Rumrunners in Florida

The Prohibition era was defined by the 18th Amendment to the Constitution, which banned the manufacture, transportation, and sale of intoxicating liquors in the United States. The amendment went into effect on January 17, 1920, and quickly gave rise to new criminal enterprises designed to provide Americans with access to the contraband liquor. Bootlegging, smuggling, speakeasies, and gang activity were rampant until Prohibition was repealed in 1933 with the ratification of the 21st Amendment.

Lake Worth (Fla) (ca. 1920) Florida Memory

Florida maritime culture, in particular, was impacted by Prohibition. The state’s proximity to the Bahamas and other Caribbean islands meant it was in a prime position for smuggling. Rumrunners, as the smugglers were called, could transport illegal liquor by boat to the Florida coast. The extensive coastline made Florida a difficult place for Prohibition enforcement agents to police.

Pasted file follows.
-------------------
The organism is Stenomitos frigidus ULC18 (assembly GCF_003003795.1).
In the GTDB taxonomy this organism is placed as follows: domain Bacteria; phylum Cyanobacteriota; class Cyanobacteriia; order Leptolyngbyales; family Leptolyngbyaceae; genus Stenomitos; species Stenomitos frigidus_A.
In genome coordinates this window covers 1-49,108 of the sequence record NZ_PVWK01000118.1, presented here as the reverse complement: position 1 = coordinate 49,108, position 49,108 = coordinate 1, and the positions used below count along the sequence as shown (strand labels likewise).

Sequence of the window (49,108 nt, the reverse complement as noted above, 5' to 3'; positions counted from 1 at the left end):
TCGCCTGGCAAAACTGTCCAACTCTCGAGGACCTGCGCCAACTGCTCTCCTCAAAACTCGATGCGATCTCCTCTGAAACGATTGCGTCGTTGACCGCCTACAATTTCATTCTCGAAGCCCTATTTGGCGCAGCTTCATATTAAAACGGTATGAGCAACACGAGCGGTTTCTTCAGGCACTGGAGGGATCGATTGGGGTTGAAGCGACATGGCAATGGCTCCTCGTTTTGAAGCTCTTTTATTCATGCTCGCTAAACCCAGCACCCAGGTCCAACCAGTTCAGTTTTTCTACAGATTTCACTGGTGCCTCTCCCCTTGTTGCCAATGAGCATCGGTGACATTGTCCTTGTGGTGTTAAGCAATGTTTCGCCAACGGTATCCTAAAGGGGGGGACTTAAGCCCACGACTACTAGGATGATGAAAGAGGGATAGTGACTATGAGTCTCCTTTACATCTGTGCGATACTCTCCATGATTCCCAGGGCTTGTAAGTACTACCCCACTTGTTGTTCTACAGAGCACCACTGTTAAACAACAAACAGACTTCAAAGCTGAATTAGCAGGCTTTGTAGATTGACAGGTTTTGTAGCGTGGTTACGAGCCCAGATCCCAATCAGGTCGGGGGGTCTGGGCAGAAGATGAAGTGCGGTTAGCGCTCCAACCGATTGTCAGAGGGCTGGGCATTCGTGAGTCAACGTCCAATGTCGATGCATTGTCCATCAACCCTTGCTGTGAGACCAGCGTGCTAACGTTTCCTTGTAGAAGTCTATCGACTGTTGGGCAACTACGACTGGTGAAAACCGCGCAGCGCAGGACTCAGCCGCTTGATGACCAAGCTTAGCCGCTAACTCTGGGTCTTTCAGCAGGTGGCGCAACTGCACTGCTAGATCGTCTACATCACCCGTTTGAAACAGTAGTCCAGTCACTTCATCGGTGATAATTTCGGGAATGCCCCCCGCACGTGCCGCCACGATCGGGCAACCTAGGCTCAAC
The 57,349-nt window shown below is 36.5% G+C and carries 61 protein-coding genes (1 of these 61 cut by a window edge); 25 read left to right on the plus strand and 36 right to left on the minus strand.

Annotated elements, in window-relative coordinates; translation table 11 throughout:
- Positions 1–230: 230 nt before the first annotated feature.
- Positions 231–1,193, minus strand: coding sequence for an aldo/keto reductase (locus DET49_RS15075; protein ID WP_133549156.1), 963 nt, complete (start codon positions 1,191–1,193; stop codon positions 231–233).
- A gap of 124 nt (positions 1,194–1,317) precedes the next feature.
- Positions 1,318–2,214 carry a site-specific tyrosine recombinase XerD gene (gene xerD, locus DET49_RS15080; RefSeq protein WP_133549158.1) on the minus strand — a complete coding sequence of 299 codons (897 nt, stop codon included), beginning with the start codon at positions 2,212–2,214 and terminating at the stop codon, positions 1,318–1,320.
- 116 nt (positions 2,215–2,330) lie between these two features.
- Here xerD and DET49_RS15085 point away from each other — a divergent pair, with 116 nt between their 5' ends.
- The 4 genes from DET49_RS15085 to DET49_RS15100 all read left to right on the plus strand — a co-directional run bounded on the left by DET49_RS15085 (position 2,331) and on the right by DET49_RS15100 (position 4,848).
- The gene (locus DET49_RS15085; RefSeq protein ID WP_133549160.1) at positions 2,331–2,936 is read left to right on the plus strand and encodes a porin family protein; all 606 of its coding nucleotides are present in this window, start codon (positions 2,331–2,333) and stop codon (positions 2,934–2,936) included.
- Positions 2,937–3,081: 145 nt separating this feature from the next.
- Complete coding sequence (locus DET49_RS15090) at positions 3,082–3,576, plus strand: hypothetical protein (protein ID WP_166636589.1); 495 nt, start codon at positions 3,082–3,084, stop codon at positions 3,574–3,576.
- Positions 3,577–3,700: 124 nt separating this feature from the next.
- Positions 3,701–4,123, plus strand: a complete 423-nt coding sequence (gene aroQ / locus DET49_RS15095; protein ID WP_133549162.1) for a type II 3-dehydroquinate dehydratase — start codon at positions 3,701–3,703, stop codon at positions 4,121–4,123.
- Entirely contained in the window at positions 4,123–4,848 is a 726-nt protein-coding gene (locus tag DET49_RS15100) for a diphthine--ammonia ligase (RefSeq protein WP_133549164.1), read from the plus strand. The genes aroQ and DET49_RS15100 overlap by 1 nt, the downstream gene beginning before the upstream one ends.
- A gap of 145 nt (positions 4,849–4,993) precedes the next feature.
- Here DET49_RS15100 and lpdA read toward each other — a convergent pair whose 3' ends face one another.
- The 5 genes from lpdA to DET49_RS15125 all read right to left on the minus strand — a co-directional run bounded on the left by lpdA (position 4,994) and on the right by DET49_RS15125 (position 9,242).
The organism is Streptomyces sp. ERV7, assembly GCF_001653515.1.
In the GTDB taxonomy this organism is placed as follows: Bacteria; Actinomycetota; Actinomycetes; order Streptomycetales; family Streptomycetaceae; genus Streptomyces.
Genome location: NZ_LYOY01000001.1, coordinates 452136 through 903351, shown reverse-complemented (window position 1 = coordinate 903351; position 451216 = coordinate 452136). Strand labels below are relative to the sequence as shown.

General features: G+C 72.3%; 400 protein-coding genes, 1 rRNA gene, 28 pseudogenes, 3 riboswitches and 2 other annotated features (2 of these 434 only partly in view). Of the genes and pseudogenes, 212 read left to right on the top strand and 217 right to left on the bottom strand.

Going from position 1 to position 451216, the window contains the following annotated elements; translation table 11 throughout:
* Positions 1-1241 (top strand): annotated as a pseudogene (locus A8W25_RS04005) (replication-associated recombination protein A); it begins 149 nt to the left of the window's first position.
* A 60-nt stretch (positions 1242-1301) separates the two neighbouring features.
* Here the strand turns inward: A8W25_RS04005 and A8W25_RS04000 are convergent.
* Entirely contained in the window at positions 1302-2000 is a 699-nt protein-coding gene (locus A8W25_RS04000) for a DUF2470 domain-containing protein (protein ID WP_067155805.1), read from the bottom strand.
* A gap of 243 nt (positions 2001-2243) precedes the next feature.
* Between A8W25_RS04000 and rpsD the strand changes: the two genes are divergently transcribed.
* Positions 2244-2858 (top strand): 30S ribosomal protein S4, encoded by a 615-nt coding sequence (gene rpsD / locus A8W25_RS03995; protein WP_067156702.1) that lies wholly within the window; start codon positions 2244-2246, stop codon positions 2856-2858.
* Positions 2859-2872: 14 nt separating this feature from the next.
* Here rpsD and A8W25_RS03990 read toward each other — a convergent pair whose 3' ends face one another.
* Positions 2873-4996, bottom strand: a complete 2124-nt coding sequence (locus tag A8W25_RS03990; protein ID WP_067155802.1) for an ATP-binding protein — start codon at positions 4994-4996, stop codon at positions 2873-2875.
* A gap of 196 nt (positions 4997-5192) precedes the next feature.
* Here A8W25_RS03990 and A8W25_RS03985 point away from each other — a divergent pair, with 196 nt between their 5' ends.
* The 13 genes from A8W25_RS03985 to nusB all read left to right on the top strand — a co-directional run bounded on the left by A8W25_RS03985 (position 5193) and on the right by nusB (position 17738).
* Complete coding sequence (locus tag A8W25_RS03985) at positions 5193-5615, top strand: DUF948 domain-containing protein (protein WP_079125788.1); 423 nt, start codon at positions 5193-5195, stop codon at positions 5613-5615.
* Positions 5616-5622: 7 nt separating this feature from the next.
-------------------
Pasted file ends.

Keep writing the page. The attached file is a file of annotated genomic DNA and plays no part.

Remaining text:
One of the major ports for liquor in the Bahamas was Bimini, which lay only 45 miles from Miami. A rumrunner could leave Bimini at sunset, drop his cargo on the Florida coast under cover of darkness, and then be back in Bimini by sunrise. Rumrunners were often aided by fishermen wanting to make some extra money by acting as lookouts. Popular drop-off points included Tahiti Beach, Matheson Hammock, Snapper Creek, and the Coral Gables Waterway.


The burden of policing the waters for smugglers fell to the United States Coast Guard. In the early days of Prohibition, they were not well-equipped to deal with the high levels of illegal activity. They didn’t have the manpower to effectively patrol the waters, and the